QUANTIFYING BULK AND MOBILE CARBON AND NITROGEN IN THE DOMINANT LANDSCAPES OF THE UPPER SAN PEDRO RIVER BASIN, ARIZONA
PublisherThe University of Arizona.
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AbstractThis study is designed to quantify the presence and transport potential of carbon (C) and nitrogen (N) from the dominant landscapes and vegetation types to the stream/riparian ecosystem along the San Pedro River in southeastern AZ. Previous biogeochemical studies of desert streams have focused largely on nutrient cycling within the riparian corridor, with significantly less research on linkages between uplands and the stream system. Surface water inputs during monsoon storms account for 65% of the water balance, and may also be an important component of nutrient inputs to semi-arid streams. Quantifying the bulk C and N of shrub lands and grasslands in the upland, terrace, and riparian forest soils and litters, and conducting experiments to measure potentially-mobile fractions of these pools allows for estimation of potential loads from subwatersheds to the San Pedro River of southern Arizona. Organic matter amounts and anion chemistry from first and second order ephemeral flows were statistically similar to amounts measured in laboratory leach tests of upland soils. Upland and terrace slopes displayed similar bulk C and N, while terraces displayed higher extractable C and N. Higher potential inputs from terraces may be offset by the decreased flood potential in the near-stream environment. Higher C and Nin shrubland runoff, coupled with woody encroachment in the uplands may increase C and N inputs in subsequent years.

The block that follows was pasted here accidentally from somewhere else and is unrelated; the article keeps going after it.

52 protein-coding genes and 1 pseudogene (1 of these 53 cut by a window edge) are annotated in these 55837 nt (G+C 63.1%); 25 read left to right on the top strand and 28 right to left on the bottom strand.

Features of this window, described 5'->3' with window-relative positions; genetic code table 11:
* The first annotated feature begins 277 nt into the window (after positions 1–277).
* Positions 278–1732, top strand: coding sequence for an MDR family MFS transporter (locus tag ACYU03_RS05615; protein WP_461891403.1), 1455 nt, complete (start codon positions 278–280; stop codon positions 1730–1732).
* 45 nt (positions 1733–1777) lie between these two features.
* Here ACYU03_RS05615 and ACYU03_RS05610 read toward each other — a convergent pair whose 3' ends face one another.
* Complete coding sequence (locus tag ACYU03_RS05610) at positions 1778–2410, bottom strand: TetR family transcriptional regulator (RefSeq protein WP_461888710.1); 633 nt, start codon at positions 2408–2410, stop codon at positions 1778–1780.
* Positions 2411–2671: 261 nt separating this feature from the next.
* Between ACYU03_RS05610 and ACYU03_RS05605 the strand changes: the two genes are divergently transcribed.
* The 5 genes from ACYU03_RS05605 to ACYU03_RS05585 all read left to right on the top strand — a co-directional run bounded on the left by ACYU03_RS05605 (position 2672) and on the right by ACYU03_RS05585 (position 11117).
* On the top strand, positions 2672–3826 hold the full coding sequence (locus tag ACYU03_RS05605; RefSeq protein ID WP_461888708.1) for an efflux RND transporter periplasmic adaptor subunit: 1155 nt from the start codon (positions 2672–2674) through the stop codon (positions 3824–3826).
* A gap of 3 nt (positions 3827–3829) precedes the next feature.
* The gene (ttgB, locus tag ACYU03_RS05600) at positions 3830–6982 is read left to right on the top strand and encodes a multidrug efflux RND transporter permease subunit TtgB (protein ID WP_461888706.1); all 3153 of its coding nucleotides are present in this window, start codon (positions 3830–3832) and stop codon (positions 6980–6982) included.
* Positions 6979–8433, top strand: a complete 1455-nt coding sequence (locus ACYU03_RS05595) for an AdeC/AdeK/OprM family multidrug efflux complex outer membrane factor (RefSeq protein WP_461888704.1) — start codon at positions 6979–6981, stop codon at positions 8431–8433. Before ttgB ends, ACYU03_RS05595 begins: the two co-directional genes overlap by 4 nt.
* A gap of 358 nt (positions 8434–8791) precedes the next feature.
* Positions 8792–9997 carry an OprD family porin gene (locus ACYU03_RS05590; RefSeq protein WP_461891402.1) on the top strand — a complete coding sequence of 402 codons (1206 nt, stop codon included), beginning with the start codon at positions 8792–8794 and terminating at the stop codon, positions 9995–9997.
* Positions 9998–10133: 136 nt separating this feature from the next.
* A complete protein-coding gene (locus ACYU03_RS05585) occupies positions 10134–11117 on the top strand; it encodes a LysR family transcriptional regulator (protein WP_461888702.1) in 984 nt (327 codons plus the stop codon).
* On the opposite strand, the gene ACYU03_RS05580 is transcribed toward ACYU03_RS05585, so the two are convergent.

Degree ProgramGraduate College
Hydrology and Water Resources